Sunday, March 1, 2015

Object of the Day, Museum Edition: Hat Badge with St. George and the Dragon, 1520

Hat Badge
English, 1520
The Royal Collection
St. George has long been emblematic of Britain and his figure has graced many an important work of art from jewelry to painting. Here, we have a high-relief figure of St. George on horseback as he slays that eternally troublesome the dragon. St. George, as he usually does, holds aloft a sword with a seed-pearl handle. The saint’s armor is adorned with a pattern of crimped gold ribbons. The same pattern is repeated on the translucent red enamel of the horse's caparison. The background shows a walled town in opaque white and blue enamel. George is not the only figure in the scene. To his right is a Princess, kneeling in prayer. The whole of the scene is mounted in a raised frame with scale-like ornament in black enamel and gold and is meant to be worn as a hat badge.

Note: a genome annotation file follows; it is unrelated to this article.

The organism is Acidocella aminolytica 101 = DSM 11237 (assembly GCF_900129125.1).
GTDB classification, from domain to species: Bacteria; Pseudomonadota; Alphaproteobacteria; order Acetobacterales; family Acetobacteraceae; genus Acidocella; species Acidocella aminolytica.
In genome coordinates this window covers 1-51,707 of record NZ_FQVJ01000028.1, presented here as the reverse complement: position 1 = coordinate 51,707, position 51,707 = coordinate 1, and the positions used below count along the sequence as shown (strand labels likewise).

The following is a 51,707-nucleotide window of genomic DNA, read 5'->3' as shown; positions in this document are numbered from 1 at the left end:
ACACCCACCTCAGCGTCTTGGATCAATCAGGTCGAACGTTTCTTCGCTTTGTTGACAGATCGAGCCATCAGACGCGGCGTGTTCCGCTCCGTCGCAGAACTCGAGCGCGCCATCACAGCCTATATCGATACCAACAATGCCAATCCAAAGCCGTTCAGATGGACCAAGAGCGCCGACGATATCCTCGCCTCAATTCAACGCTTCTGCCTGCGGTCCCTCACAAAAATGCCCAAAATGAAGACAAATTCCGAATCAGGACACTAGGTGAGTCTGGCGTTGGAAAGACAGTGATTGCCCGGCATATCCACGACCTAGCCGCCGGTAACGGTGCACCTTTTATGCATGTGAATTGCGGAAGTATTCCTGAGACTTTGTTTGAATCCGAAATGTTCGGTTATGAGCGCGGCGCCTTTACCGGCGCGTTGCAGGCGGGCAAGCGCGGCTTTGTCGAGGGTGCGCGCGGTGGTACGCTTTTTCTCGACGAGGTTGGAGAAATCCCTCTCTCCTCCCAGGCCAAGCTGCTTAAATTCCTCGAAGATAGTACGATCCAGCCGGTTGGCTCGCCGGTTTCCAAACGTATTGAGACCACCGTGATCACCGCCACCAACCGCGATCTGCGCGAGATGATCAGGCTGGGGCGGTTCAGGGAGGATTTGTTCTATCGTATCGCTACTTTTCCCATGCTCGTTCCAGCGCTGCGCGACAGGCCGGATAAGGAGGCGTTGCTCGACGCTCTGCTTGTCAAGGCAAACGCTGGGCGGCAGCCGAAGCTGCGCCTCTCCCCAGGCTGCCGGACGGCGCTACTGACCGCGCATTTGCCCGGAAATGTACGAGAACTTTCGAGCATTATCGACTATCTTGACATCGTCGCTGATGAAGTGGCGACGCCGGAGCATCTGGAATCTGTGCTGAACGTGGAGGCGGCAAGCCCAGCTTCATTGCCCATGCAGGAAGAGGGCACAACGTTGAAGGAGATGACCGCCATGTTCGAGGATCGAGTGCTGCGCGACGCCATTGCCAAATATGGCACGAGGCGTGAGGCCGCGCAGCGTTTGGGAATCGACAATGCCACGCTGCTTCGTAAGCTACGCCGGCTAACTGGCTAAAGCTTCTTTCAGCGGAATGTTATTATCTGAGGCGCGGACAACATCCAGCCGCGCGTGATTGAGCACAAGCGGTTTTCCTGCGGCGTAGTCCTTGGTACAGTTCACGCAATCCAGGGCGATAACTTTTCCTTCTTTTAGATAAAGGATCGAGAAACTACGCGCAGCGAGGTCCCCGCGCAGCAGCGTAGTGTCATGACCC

The reverse of this badge which dates to 1520 features an arabesque-style ornament of the same crimped gold ribbons which are inset with stylized gold rosettes on a translucent green enamel.

This is part of a suite of small gold and enamel reliefs (émail en ronde bosse), made by the same workshop. The exact identity of the workshop is uncertain and theories about its location range from Spain and southern Germany to the Danube region.

The oddest thing about this hat badge is the unusual representation of St. George. In usual iconography, St George is represented as a young beardless knight with helmet. However, here St. George is shown with a full beard and curly hair.

How the badge came to be entered in the Royal Collection is unknown, however, it is exactly the type of jewel that shop-a-holic King George IV liked to purchase. It’s thought to have been acquired from Rundell, Bridge & Rundell (the Royal goldsmiths from 1797 to 1840). When one looks back at the historic log of inventories of the Collection, one can see an entry that states the existence of a “curious ancient enamelled Badge of the Garter, in glass case” listed in an inventory of jewels at Windsor Castle in 1830. Most likely, that refers to this particular jewel. 

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